We are convinced and oppressed – we feel, we know not what dark evidence within us; we realise nothing, but are crushed by the impalpable.

All is incomprehensible, but nothing is unintelligible.

And add to all that, the tremendous question: Is this immanent universe a Being?

We exist beneath the shadow. We look; we listen. And meanwhile the dark earth rolls onward. The flowers are conscious of this tremendous motion; the one opens at eleven in the evening and the other at five in the morning. Astounding sense of law! And in other depths of wonder, the drop of water is a world; the infusoria breed; animalculæ display gigantic fecundity, the imperceptible reveals its grandeur, immensity manifests itself, in an inverse sense; there are algæ that produce in an hour thirteen hundred millions of their kind. Every enigma is propounded in one. The irreducible is before us. Hence we are constrained to some kind of faith. An involuntary belief is the result. But belief does not ensure peace of mind. Faith has an extraordinary desire to take shape. Hence religions. Nothing is so overwhelming as a formless faith.

And despite of thought or desire or inward resistance, to look at the darkness is to fall into profound and wondering meditation. What can we make of these phenomena! How should we act beneath their united forces? To divide such weight of oppression is impossible. What reverie can follow all these mystic vistas? What abstruse revelations arise, stammering, and are obscure from their very mass, as a hesitating speech. Darkness is silence, but such a silence suggests everything. One majestic thought is the result: God – God is the irrepressible idea that springs within man’s soul. Syllogisms, feuds, negations, systems, religions cannot destroy it. This idea is affirmed by the whole dark universe. Yet unrest is everywhere in fearful immanence. The wondrous correlation of forces is manifested in the upholding of the balanced darkness. The universe is suspended and nothing falls. Incessant and immeasurable changes operate without accident or destruction. Man participates in the constant changes, and in experiencing such he names them Destiny. But where does destiny begin? And where does nature end? What difference is there between an event and a season? between a sorrow and a rainfall? between a virtue and a star? An hour, is it not a rolling wave? The wheels of creation revolve mechanically regardless of man. The starry sky is a vision of wheels, pendulums, and counterpoise.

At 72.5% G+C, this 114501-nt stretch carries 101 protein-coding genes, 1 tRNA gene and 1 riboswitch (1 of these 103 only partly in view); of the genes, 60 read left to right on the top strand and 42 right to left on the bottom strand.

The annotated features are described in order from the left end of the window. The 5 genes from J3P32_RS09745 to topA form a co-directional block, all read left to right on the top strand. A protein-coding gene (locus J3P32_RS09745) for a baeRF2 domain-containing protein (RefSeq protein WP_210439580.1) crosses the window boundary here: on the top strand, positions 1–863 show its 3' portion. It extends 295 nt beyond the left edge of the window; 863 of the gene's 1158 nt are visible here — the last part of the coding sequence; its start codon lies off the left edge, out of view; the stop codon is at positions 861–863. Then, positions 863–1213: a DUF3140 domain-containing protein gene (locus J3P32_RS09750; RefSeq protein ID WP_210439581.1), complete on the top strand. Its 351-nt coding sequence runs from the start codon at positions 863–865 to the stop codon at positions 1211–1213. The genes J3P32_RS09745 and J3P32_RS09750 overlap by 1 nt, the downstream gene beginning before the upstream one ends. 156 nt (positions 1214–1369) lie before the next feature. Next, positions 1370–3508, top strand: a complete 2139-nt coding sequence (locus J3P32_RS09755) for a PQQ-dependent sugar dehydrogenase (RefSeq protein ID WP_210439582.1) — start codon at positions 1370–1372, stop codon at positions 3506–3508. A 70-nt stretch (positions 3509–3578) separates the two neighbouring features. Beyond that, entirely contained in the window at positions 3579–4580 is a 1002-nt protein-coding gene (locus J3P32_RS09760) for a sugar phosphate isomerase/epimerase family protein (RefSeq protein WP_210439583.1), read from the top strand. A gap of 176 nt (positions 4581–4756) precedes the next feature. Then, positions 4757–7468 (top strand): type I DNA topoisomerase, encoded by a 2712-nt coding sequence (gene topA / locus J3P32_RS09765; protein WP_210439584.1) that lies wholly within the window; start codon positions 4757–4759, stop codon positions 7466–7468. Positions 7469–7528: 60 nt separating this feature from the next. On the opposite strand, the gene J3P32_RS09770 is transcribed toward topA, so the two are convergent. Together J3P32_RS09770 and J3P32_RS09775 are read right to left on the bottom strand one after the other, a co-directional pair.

He who contemplates it cannot but ponder upon it.

It is the whole reality and yet the whole abstraction. And nothing more. We are in prison and at the mercy of the darkness, and no evasion is possible.

We are an integral part of the working of this unknown whole; and we feel the mystery within us fraternising with the mystery beyond us. Hence the sublimity of Death. What anguish! And yet what bliss to belong to the Infinite, and through the sense of the Infinite to recognise our inevitable immortality, the possibility of an eternity; to grasp amid this prodigious deluge of universal life, the persistent, imperishable Me; to look at the stars and say, The living soul within me is akin to you; to gaze into darkness and cry, I am as unfathomable as thou! Such immensity is of night, and, added to solitude, weighed heavily on Gilliatt’s mind.

Did he understand it? No.

Did he feel it? Yes.

All these vague imaginings, increased and intensified by solitude, weighed upon Gilliatt.

He understood them little, but he felt them. His was a powerful intellect clouded; a great spirit wild and untaught.